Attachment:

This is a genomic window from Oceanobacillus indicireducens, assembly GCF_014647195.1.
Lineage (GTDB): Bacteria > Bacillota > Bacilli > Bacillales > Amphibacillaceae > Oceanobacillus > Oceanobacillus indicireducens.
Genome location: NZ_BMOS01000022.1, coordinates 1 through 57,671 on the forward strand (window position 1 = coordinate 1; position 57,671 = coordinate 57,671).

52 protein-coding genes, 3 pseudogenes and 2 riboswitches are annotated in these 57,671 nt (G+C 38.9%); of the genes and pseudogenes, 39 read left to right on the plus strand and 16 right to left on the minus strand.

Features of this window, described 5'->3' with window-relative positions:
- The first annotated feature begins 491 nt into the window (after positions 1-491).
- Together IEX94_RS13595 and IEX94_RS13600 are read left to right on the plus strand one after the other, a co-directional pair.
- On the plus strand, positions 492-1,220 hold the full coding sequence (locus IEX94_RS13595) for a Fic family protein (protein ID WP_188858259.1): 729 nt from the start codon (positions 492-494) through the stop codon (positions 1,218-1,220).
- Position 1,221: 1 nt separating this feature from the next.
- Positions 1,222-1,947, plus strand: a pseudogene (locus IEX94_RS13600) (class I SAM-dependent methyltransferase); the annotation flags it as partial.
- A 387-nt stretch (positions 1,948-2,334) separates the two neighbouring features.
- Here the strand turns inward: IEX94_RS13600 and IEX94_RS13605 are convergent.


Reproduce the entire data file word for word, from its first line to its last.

This is a genomic window from Oceanobacillus indicireducens, assembly GCF_014647195.1.
Lineage (GTDB): Bacteria > Bacillota > Bacilli > Bacillales > Amphibacillaceae > Oceanobacillus > Oceanobacillus indicireducens.
Genome location: NZ_BMOS01000022.1, coordinates 1 through 57,671 on the forward strand (window position 1 = coordinate 1; position 57,671 = coordinate 57,671).

52 protein-coding genes, 3 pseudogenes and 2 riboswitches are annotated in these 57,671 nt (G+C 38.9%); of the genes and pseudogenes, 39 read left to right on the plus strand and 16 right to left on the minus strand.

Features of this window, described 5'->3' with window-relative positions:
- The first annotated feature begins 491 nt into the window (after positions 1-491).
- Together IEX94_RS13595 and IEX94_RS13600 are read left to right on the plus strand one after the other, a co-directional pair.
- On the plus strand, positions 492-1,220 hold the full coding sequence (locus IEX94_RS13595) for a Fic family protein (protein ID WP_188858259.1): 729 nt from the start codon (positions 492-494) through the stop codon (positions 1,218-1,220).
- Position 1,221: 1 nt separating this feature from the next.
- Positions 1,222-1,947, plus strand: a pseudogene (locus IEX94_RS13600) (class I SAM-dependent methyltransferase); the annotation flags it as partial.
- A 387-nt stretch (positions 1,948-2,334) separates the two neighbouring features.
- Here the strand turns inward: IEX94_RS13600 and IEX94_RS13605 are convergent.